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Estimating a lawn.

Discussion in 'Starting a Lawn Care Business' started by okiest8, Feb 27, 2006.

  1. okiest8

    okiest8 LawnSite Member
    Posts: 24

    I am new to the lawn business---what is the best way to estimating a lawn.
  2. LB1234

    LB1234 LawnSite Gold Member
    Posts: 3,210

    search and read these posts to find out how
  3. mow2nd

    mow2nd LawnSite Senior Member
    Posts: 603

    1/4 Acre = $25
    1/2 Acre = $30
    3/4 Acre = $35
    1 Acre = $40

    Good Luck!!!!!
  4. cwlawley

    cwlawley LawnSite Senior Member
    Posts: 470

    Who are you and where do you get this information? You need to search through the forums. Learn how to find your overhead and to see what you need to make overall. Then base your estimates on time and size. This could be one thing for you and something completely different for another company.
  5. befnme

    befnme LawnSite Bronze Member
    Posts: 1,413

    ^^^^^^thats correct .it depends on the regeion and your expence per property.and also the amount ot hand work on each prop.
  6. B&D Lawn Care

    B&D Lawn Care LawnSite Senior Member
    Posts: 342

    1/4 maybe
    1/2 no
    3/4 heck no
    1 you gotta be kidding me!!!

    PMLAWN LawnSite Gold Member
    Posts: 3,535

    There is a search button at the top of the page. Use that and enter--"costs, overhead, equipment costs, estimating".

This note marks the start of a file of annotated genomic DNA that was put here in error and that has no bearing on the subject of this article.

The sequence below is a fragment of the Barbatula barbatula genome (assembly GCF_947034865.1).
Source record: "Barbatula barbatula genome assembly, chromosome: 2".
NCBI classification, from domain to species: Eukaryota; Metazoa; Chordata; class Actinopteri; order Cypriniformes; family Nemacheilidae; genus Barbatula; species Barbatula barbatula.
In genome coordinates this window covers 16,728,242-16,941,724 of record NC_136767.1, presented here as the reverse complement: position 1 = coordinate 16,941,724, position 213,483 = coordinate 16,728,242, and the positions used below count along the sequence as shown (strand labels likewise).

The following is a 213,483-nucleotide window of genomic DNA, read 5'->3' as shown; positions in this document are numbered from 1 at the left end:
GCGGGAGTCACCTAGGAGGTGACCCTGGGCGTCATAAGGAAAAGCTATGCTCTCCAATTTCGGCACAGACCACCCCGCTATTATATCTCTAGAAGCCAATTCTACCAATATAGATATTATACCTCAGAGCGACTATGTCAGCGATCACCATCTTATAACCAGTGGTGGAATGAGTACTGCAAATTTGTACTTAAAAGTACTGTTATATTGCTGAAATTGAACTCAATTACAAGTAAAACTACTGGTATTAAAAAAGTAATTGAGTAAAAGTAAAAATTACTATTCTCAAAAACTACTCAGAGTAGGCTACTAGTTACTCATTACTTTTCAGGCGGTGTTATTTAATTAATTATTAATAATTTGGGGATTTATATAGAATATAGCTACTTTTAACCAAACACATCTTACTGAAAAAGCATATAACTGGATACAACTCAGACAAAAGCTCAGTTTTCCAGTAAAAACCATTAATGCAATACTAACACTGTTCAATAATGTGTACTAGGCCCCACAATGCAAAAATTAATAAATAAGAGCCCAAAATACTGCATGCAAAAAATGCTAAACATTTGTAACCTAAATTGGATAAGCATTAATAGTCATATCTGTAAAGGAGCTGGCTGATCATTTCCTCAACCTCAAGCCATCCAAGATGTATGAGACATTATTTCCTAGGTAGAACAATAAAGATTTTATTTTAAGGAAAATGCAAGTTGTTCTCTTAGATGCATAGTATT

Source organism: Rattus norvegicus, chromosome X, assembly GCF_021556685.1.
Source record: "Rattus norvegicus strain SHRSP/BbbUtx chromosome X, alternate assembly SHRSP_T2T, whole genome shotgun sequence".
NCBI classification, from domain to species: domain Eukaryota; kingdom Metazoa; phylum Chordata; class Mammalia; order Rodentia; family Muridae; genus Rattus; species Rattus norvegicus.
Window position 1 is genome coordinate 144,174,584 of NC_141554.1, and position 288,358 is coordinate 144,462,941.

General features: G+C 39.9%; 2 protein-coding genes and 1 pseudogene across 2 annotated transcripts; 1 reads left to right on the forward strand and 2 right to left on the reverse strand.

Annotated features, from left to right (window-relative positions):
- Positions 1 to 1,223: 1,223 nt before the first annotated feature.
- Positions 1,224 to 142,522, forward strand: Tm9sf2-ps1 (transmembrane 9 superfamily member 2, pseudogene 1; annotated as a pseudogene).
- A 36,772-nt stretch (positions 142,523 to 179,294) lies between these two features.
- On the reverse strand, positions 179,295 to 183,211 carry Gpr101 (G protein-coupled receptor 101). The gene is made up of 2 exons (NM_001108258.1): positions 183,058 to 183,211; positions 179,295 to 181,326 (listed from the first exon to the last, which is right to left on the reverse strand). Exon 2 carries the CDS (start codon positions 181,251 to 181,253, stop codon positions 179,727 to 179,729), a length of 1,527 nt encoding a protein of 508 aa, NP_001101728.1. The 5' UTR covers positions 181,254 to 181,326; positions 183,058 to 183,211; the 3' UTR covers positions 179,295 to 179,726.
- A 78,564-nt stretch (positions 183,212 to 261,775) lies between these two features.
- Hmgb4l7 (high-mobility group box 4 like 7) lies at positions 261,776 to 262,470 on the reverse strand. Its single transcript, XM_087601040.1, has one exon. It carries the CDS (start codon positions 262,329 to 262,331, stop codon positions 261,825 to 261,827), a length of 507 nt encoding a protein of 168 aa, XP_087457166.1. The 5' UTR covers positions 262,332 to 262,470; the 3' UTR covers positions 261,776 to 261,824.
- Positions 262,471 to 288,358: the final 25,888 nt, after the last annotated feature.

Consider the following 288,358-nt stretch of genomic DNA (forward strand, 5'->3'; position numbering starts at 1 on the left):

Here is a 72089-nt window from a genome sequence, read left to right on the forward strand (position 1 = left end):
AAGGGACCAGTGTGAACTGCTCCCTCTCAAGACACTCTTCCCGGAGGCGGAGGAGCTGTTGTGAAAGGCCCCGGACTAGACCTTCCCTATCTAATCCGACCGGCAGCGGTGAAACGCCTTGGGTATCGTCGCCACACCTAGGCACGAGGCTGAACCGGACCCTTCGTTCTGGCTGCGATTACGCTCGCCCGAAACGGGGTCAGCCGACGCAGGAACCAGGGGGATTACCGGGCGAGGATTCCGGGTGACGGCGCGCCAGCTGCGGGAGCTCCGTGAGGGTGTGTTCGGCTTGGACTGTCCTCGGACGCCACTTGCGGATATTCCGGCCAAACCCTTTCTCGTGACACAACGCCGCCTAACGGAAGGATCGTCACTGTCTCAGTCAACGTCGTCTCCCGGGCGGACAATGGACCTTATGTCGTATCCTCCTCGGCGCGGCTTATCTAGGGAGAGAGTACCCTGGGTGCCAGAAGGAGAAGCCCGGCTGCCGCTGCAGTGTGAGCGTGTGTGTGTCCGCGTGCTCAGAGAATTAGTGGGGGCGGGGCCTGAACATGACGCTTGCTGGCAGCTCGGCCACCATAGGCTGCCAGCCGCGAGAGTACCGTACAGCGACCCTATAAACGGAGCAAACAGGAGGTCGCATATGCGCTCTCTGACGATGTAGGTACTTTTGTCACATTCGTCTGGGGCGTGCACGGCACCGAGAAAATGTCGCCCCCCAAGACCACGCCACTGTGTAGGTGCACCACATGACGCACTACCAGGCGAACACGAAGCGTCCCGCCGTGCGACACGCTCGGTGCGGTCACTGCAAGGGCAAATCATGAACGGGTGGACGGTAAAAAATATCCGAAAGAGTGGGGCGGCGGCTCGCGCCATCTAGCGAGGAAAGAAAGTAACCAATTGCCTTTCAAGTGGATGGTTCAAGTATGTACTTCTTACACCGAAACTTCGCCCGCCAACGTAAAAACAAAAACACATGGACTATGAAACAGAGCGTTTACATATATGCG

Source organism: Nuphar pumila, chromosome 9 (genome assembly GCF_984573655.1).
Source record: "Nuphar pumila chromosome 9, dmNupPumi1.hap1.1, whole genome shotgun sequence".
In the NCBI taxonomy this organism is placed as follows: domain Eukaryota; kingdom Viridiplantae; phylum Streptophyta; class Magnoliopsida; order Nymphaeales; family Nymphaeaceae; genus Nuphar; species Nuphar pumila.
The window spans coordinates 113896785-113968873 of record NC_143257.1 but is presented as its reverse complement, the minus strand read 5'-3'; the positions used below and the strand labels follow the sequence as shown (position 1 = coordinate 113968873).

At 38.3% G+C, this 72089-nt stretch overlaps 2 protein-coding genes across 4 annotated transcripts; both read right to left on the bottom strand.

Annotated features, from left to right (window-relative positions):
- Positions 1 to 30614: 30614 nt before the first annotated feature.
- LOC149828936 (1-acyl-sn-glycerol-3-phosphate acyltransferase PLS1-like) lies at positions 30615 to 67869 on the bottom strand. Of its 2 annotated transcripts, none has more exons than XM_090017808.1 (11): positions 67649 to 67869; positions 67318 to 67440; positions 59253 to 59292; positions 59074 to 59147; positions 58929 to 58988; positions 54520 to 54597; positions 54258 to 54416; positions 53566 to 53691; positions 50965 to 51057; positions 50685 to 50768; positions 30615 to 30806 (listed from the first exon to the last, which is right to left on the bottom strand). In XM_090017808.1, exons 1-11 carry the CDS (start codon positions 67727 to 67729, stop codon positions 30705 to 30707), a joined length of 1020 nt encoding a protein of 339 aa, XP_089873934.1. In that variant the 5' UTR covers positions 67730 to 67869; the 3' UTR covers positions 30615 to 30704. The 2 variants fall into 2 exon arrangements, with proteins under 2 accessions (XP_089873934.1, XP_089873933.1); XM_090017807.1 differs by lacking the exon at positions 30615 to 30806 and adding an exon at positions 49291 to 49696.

Everything that you spend money on to run your business needs to be covered by your business. It can cost up to $25.00 just to put a truck and equipment at the curb, before you even do any labor. Spend a while learning what costs need to be covered and figure out what the amounts will be for you. To that add your labor (pay yourself) and the profit margin you want your company to have.
  8. Mr Budget

    Mr Budget LawnSite Member
    Posts: 122

    I totally agree
  9. Precision Lawns

    Precision Lawns LawnSite Senior Member
    Posts: 283

    We've got 1/5 acre lots that we charge $40 to mow because of the amount of time involved (it's unbelieveable how many obstacles are in some of these people's yards). We've also got 1/2 acre lots for the same price because they're wide open. It's really more about time than lot size - you have to know how long it will take you from the time you drop your gate until you put it back up. Naturally, the bigger lots will take longer, and therefore on average require a higher price than smaller lots, but you can't use lot size as a rule.
  10. daveintoledo

    daveintoledo LawnSite Silver Member
    Posts: 2,587

    too many variables just to go by lot size..... one tree to trim around or 100 trees, makes a big difference:)

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